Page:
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New Haven Harbor Navigation Project

New Haven HarborNew Haven Harbor, a major commercial harbor in Connecticut, extends for five miles from Long Island Sound to New Haven. West Haven and East Haven lie on either side of the outer harbor. Principal rivers flowing into the harbor are the Quinnipiac River to the northeast, the Mill River to the north, and the West River to the west. The Corps first began work on New Haven Harbor in 1852. Several more improvements were completed in 1950. At present, the project consists of:

  • Three breakwaters that shelter the harbor entrance. The east breakwater, located on the east side of the channel, is 3,450 feet long; the middle breakwater, located on the west side of the channel, is 4,450 feet long; and the west breakwater is 4,200 feet long. From Morgan Point in East Haven, the breakwaters stretch southwesterly across the outer harbor in a rough diagonal shape. They were constructed in 1915.
  • A 5.4-mile-long main channel 35 feet deep and 400-800 feet wide extending from Long Island Sound to the head of the harbor, immediately south of the US Route 1 and Connecticut Turnpike bridges.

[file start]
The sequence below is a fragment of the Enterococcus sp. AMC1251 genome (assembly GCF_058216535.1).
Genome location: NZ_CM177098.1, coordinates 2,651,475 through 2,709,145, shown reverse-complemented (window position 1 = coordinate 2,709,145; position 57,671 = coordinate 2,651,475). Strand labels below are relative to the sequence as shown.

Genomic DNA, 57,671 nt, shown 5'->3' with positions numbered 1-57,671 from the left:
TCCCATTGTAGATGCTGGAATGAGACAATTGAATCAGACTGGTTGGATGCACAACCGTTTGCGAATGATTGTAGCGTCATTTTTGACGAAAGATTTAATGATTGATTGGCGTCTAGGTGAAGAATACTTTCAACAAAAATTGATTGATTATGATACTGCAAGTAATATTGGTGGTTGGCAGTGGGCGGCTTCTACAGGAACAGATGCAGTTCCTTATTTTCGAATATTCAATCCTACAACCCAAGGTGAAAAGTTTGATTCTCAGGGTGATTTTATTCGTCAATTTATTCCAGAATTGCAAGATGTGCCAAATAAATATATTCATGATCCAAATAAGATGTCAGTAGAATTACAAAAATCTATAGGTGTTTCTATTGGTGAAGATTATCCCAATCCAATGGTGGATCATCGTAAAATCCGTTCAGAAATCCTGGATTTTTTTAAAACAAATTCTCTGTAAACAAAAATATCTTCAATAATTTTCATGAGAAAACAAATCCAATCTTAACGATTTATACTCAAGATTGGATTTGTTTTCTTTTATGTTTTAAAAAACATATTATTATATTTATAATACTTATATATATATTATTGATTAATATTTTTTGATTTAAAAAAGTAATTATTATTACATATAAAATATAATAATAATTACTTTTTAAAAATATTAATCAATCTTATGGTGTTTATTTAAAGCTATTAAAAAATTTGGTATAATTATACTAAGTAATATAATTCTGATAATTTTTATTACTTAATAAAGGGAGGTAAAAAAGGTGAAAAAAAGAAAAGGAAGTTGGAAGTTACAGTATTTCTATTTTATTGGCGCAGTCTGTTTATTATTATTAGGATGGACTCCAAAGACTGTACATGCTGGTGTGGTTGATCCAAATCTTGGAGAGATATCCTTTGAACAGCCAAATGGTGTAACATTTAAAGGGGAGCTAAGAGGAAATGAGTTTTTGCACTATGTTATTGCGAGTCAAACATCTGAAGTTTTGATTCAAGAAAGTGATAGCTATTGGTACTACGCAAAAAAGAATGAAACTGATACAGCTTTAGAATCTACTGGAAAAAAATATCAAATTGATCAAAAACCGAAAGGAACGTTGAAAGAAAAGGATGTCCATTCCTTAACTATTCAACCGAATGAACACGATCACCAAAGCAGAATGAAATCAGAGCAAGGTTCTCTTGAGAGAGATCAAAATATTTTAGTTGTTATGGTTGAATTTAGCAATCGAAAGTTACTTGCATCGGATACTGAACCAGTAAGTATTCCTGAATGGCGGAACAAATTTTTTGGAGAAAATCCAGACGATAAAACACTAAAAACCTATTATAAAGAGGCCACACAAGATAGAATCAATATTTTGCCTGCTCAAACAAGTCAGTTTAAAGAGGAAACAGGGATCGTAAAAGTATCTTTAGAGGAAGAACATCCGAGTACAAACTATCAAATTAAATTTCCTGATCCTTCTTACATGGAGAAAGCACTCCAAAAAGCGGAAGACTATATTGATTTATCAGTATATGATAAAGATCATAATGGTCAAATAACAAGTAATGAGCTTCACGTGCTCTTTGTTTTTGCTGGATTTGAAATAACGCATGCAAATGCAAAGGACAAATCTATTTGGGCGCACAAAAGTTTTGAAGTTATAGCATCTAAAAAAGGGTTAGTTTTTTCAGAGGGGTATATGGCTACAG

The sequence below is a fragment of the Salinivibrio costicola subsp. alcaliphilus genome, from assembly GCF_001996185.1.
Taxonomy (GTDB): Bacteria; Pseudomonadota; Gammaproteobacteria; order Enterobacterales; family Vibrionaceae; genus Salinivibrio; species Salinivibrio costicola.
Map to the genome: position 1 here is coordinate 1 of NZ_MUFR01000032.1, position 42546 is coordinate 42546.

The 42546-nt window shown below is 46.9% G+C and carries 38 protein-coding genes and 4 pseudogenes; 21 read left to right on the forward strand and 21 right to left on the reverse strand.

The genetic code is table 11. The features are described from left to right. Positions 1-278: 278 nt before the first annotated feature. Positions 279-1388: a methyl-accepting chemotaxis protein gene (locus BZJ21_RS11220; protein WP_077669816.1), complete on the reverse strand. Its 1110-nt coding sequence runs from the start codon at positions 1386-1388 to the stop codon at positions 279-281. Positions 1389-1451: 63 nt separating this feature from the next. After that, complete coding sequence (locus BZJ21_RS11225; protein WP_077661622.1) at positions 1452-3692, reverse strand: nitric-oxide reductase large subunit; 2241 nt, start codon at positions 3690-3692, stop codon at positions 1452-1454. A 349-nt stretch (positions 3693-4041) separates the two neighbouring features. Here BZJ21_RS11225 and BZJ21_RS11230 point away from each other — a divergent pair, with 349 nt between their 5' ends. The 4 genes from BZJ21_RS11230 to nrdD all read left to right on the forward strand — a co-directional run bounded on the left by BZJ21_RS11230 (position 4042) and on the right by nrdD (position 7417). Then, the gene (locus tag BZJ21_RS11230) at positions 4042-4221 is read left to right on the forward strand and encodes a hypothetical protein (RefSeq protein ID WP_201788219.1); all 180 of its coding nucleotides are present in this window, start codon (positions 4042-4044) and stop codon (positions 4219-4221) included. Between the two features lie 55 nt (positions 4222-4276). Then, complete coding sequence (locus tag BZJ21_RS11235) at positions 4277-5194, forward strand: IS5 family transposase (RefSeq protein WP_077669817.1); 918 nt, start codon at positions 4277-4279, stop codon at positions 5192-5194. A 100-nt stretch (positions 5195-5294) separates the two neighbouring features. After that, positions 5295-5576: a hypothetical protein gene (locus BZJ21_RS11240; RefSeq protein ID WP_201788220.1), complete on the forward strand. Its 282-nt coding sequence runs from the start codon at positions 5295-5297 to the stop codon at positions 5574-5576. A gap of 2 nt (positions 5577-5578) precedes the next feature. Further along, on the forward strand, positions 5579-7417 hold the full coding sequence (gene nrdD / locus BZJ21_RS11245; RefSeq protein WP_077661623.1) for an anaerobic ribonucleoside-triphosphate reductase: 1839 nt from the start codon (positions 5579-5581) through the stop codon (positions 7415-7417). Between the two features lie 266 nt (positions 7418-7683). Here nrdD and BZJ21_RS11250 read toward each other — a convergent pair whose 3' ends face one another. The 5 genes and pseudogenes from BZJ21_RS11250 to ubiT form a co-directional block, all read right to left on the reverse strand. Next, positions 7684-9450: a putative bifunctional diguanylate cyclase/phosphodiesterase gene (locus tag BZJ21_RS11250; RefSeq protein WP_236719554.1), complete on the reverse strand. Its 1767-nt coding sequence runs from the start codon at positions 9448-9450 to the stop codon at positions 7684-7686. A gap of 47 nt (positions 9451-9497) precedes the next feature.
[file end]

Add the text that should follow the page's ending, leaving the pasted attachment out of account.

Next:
• An anchorage basin 16 feet deep and 13.5 acres in area on the west side of the upper harbor.
  • An anchorage basin 15 feet deep and 3.2 acres in area at the northwest side of the head of the harbor, opposite City Wharf.
  • A 1.5-mile-long, 12-foot-deep channel extending from the 16-foot anchorage, through the mouth of the West River, to a point about 70 feet south of the Connecticut Turnpike. From the 16-foot anchorage to the Kimberly Avenue Bridge, the channel is 100-150 feet wide. From the Kimberly Avenue Bridge to the point about 70 feet from the Connecticut Turnpike, the channel is 75 feet wide.
  • A small-boat anchorage, six feet deep and over 1.5 acres in area, on the southwest side of the mouth of the West River.
  • A 300-foot-long stub channel, 12 feet deep and 100 feet wide, extending northwest from the 15-foot-deep anchorage toward Brewery Street. Construction of the channel beyond 300 feet was abandoned when Congress declared the area non-navigable in 1949.
  • A 12-foot-deep channel up the Mill River that splits into two branches. The channel is 2,000 feet long and 200 feet wide up to the junction of the two branches. The East Branch is 1,200 feet long and 100 feet wide, while the West Branch is 1,600 feet long and 125 feet wide. The channels in each branch extend to the Grand Avenue Bridge.
  • A 200-foot-wide channel in the lower reaches of the Quinnipiac River, 18 feet deep in the 3,700-foot reach between the Tomlinson (U.S. Route 1) and Ferry street bridges, and 16 feet deep in the 3,000-foot reach extending upstream to the Grand Avenue Bridge.
  • A 4,200-foot-long training dike at Sandy Point in West Haven, opposite the Fort Hale Park. The Corps also removed rocks in Morris Cove, on the east side of the outer harbor near the Brightview section of East Haven, to facilitate navigation.